Let's take emotion out of the picture and focus on a risk based approach. Companies will need to determine the risk of exposure to COVID-19, what controls they already have in place, and if those controls are effective to avoid potential contact with the virus. If so, then vaccination should remain voluntary. If however, as in the case of Immigration and quarantine staff, the risk is elevated to a more than likely chance of contact and therefore mandatory immunisation or proof makes sense. People still have the choice. If they choose not to have it they need to work in areas where exposure is limited or negligible. If governments impose a requirement as entry into their countries of proof of immunisation, then the choice is - get immunised or you can't travel. If there are work requirements under those circumstances, then it becomes an employment issue where the employee fails to follow a fair and reasonable instruction. The company then has the right to reassign the employee to another position or terminate their employment if it is a key part of the role. Any employer should be having these conversations with their workforce now so nothing becomes a surprise and ends up in Employment Court. The old adage - Consult - Communicate - Consult. You can never do enough of this.
  • Steve H
    Slight digression from topic into Covid generally, and only for very mature audiences that watched TV in the 70's M*A*S*H and Covid
  • Steve H
    So push has come to shove on the boarder, with some Customs Workers having their employment contracts terminated because of their refusal to be vaccinated, it will be interesting to see where this goes.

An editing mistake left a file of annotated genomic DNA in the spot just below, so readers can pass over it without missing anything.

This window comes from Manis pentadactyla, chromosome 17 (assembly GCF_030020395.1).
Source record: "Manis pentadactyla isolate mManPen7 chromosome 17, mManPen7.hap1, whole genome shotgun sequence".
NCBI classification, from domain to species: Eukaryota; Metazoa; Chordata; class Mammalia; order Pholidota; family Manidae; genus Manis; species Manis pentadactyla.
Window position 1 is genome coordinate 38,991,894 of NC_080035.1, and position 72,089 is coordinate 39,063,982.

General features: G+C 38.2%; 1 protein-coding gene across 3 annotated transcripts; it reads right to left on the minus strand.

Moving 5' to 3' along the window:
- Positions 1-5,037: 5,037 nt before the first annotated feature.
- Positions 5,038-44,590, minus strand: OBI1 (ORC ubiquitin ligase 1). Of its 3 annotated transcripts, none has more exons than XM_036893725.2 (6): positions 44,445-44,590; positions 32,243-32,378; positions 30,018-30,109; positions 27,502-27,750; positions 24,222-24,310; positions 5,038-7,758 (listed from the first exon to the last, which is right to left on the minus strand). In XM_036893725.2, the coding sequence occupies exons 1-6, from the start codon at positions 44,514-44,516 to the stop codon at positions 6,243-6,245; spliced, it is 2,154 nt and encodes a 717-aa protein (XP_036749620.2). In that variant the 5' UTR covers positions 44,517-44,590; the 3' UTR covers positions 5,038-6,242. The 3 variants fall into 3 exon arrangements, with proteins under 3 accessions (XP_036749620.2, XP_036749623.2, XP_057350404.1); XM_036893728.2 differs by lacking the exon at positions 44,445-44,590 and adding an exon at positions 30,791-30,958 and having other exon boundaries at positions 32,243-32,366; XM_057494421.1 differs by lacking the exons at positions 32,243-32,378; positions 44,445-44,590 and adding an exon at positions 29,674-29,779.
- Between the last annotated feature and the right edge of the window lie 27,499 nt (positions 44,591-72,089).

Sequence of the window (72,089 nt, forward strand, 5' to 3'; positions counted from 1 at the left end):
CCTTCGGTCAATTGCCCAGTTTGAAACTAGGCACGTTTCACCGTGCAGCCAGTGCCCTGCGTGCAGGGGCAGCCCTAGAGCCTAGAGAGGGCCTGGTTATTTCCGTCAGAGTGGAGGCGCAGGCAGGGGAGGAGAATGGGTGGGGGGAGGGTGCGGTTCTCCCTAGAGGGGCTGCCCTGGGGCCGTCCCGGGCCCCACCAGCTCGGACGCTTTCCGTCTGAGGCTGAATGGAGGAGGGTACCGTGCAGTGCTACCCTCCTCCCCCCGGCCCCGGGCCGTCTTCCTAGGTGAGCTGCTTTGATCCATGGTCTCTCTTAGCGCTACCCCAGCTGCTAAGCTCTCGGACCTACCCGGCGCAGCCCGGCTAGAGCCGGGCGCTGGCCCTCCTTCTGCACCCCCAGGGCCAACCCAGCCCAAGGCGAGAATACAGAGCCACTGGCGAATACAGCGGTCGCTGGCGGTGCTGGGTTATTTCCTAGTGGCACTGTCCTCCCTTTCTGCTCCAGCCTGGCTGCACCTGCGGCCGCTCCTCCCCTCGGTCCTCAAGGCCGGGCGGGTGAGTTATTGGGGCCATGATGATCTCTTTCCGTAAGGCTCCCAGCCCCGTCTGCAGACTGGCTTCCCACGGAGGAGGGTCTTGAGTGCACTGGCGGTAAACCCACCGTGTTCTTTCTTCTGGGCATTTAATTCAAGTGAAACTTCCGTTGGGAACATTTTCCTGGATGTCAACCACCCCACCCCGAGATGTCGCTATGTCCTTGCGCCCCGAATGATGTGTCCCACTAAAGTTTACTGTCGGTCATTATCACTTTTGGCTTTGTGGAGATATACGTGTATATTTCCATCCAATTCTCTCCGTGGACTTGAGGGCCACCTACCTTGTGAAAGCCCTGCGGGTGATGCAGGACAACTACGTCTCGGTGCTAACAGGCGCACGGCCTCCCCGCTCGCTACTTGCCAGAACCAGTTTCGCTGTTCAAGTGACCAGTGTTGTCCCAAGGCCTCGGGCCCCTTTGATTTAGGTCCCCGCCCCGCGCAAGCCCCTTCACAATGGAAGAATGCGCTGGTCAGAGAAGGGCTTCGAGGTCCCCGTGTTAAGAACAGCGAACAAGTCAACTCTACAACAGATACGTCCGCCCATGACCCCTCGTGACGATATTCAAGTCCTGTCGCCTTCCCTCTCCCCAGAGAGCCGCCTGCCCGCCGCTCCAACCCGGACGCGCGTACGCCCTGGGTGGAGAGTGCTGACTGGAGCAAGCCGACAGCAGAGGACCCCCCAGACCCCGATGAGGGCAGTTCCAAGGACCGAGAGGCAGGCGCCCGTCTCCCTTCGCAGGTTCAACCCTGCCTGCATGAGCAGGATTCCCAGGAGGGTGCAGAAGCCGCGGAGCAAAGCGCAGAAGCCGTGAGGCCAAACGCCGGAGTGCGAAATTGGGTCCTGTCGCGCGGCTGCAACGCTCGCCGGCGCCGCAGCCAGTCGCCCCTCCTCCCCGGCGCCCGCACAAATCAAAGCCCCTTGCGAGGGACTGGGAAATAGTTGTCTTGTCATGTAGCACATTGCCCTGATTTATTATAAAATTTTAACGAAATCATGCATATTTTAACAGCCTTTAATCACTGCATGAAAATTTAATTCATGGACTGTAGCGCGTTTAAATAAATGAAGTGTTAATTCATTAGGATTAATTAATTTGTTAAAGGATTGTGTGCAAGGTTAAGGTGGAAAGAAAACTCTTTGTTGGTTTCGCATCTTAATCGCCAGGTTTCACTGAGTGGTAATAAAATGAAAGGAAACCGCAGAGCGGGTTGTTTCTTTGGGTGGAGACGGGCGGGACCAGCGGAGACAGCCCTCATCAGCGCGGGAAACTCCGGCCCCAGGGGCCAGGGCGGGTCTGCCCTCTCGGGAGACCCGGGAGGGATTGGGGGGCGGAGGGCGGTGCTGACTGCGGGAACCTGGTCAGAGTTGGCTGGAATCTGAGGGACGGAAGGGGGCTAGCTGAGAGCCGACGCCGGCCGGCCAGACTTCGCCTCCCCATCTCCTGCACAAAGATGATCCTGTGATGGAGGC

• Andrew
    An employer needs to have a justifiable reason for the dismissal.

    In terms of justification I would be first looking at engineered controls between the Customs worker and a covid infected person - which would naturally look at work flows / processes.

    Then I would look at the last line of defence - PPE.

    Seems to me if we are relying on compulsory employee vaccinations we are saying our controls don't work - and we'll just pass the onus onto the employee.

    Is this a sufficient justifiable reason for firing a person.

    And then you have the issue with the Human Rights Act which creates a problem for discriminating against people based on their health status.

    I'm looking forward to the case law that should inevitably follow from this. (I'd be in no hurry firing anyone)
  • Steve H
    Thing of it is, the PCBU is legally required to comply with COVID-19 Public Health Response (Vaccinations) Order 2021 , so PPE/ workflows/etc are somewhat spurious, the NZ Government requires that boarder workers be vaccinated from May 1st end of story, so a PCBU in this situation has the options of:
    • Redeployment to another role within the organisation that isn't covered by this order of the
      employee refusing to be vaccinated (if there is one and the employee will accept it)
    • Terminating the employee refusing to be vaccinated (surely an option of last resort)
    • Ignore the law, and face prosecution (under the regulations, so would the refusing

    So life somewhere between a rock and a hard place for PCBUs covered by this regulation.
  • Chris Peace
    Check out the decision in WorkSafe NZ v Rentokil Initial Limited in 2016. The following are extracts from the decision in the District Court. (Suppressed was the name of the employee). The full decision can be downloaded from the Chief Judge of the DC website.